X-Ray Spex, The Slits, The Raincoats, The Au Pairs, Mo-Dettes, Delta 5, Poison Girls, Cosi Fanni Tutti and Ludus were all present and correct, as was one of the best pop songs of all time, "Going Nowhere Fast" by Girls At Our Best!.

There were a few favourites of mine from that time that were missing though, so I'm going to plug the gap. Sensitive souls out there should be warned that "Stereotyping" contains some obscenities. Even worse, in "Violence Grows" 15 year old tearaway Honey Bane tells a bus conductor to "push off". Shameful behaviour.

"Stereotyping" - Jam Today

"Violence Grows" - Fatal Microbes

"Danger Signs" - Penetration

Friday 5 April 2024

No Bongoes In Heaven

I held this post back from last Friday as I didn't want to diss Jesus on his big day, but the truth is while he may have been able to undo death and turn water into wine simple syncopation was beyond him.

That at least is the opinion of unsuccessful 1980s indie popsters Jesus Couldn't Drum. JCD (as they were not known to their fans) were a duo who hailed from Watford, recorded three albums between 1984 and 1986 and then disbanded. One of them joined The Chrysanthemums. The other one didn't.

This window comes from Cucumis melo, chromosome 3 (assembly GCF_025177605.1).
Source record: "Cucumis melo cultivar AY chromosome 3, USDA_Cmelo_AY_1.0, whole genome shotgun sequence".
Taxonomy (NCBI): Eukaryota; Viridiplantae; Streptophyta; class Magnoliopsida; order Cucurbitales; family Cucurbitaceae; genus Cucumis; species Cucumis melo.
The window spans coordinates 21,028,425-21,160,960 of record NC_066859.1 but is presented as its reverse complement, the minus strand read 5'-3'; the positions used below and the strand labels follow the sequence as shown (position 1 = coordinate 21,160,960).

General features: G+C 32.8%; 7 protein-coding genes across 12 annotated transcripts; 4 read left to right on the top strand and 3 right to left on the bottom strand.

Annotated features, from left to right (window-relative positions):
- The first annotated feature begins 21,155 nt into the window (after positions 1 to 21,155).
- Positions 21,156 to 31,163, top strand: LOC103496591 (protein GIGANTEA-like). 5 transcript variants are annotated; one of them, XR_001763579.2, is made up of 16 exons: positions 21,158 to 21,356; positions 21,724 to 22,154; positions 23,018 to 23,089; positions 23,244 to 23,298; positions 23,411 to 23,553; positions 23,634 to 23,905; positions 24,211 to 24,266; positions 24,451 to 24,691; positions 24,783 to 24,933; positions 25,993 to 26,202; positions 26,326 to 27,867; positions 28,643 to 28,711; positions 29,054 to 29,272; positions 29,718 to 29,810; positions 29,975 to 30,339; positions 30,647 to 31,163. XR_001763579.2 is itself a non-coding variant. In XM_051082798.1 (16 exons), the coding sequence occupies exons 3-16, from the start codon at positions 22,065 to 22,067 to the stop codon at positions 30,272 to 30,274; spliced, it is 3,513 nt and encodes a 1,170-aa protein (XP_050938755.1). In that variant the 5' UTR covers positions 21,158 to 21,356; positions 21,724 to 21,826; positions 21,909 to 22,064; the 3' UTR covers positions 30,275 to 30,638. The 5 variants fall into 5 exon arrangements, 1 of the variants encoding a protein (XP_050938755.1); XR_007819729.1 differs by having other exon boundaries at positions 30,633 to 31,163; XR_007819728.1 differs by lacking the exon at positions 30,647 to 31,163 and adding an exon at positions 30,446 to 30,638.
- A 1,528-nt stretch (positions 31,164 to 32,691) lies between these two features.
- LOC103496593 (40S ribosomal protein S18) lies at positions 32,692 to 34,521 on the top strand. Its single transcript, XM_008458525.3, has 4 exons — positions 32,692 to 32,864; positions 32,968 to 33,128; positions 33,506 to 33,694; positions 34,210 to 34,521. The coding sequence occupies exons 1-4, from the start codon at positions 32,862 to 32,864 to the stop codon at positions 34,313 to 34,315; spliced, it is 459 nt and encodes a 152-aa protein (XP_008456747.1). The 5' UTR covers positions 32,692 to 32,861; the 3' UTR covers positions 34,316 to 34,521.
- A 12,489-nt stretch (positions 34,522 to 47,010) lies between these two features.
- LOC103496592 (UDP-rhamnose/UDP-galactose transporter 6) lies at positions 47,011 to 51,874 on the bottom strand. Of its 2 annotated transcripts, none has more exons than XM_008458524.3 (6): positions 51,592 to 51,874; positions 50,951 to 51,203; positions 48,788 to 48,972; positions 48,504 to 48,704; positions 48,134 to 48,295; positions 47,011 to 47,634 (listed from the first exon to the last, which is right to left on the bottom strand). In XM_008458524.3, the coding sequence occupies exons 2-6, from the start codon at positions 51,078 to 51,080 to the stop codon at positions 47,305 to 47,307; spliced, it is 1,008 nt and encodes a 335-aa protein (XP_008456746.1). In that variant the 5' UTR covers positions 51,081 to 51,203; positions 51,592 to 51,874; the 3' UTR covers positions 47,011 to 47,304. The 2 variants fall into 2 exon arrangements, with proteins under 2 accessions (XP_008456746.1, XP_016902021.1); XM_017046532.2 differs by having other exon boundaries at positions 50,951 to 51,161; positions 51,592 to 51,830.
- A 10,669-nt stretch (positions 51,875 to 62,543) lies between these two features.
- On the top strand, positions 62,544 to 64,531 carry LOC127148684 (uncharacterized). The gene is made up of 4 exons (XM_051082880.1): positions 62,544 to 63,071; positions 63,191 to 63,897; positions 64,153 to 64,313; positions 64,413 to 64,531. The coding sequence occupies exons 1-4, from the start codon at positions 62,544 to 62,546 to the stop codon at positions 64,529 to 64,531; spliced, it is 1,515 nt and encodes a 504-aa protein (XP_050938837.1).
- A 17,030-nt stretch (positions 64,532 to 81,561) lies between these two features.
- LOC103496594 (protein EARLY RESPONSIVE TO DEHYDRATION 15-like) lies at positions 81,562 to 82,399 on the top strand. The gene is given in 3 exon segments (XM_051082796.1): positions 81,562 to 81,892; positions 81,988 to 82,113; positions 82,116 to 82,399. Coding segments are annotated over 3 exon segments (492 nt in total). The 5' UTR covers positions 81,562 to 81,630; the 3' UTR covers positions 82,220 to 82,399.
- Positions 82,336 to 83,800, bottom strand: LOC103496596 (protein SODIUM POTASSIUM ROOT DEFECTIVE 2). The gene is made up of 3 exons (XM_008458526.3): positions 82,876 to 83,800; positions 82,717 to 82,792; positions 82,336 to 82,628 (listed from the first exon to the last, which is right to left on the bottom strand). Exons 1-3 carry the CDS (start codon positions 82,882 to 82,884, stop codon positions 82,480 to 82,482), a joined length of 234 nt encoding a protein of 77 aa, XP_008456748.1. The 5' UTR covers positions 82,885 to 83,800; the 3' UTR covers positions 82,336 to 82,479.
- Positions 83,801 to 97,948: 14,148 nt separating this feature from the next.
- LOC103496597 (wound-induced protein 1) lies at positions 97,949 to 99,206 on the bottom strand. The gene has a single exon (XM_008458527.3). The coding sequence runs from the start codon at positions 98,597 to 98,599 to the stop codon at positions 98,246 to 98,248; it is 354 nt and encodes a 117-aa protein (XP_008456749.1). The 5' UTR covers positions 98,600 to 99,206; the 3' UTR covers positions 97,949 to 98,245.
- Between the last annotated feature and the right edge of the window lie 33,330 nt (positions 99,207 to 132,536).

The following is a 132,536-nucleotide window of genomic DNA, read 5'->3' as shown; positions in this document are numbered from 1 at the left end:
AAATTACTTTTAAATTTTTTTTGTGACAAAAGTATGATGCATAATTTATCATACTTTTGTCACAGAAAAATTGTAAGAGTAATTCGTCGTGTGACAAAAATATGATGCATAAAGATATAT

I have featured their great single "Even Roses Have Thorns" here more than once over the years. Now, thanks to eBay, I have managed to get hold of a Canadian compilation of their work that was released back in 2001. I have no idea why the Canadians thought there was a gap in the market, but I'm glad they did. And so will you be.

"Autumn Leaves" - Jesus Couldn't Drum

"I'm A Train (Alternative Version)" - Jesus Couldn't Drum

To my great surprise I found a clip of Jesus Couldn't Drum playing live in 1986 on YouTube. The fidelity is lower than low but here it is anyway. For balance I have added a song about Jesus that doesn't dwell on his shortcomings.

Wednesday 3 April 2024

Le Pop Français

I have recently been digging the groovy sounds of 1960s France on "Pop À Paris: Psyché-Rock Et Minijupes", a double CD compilation released about twenty years ago which I rescued from a local charity shop.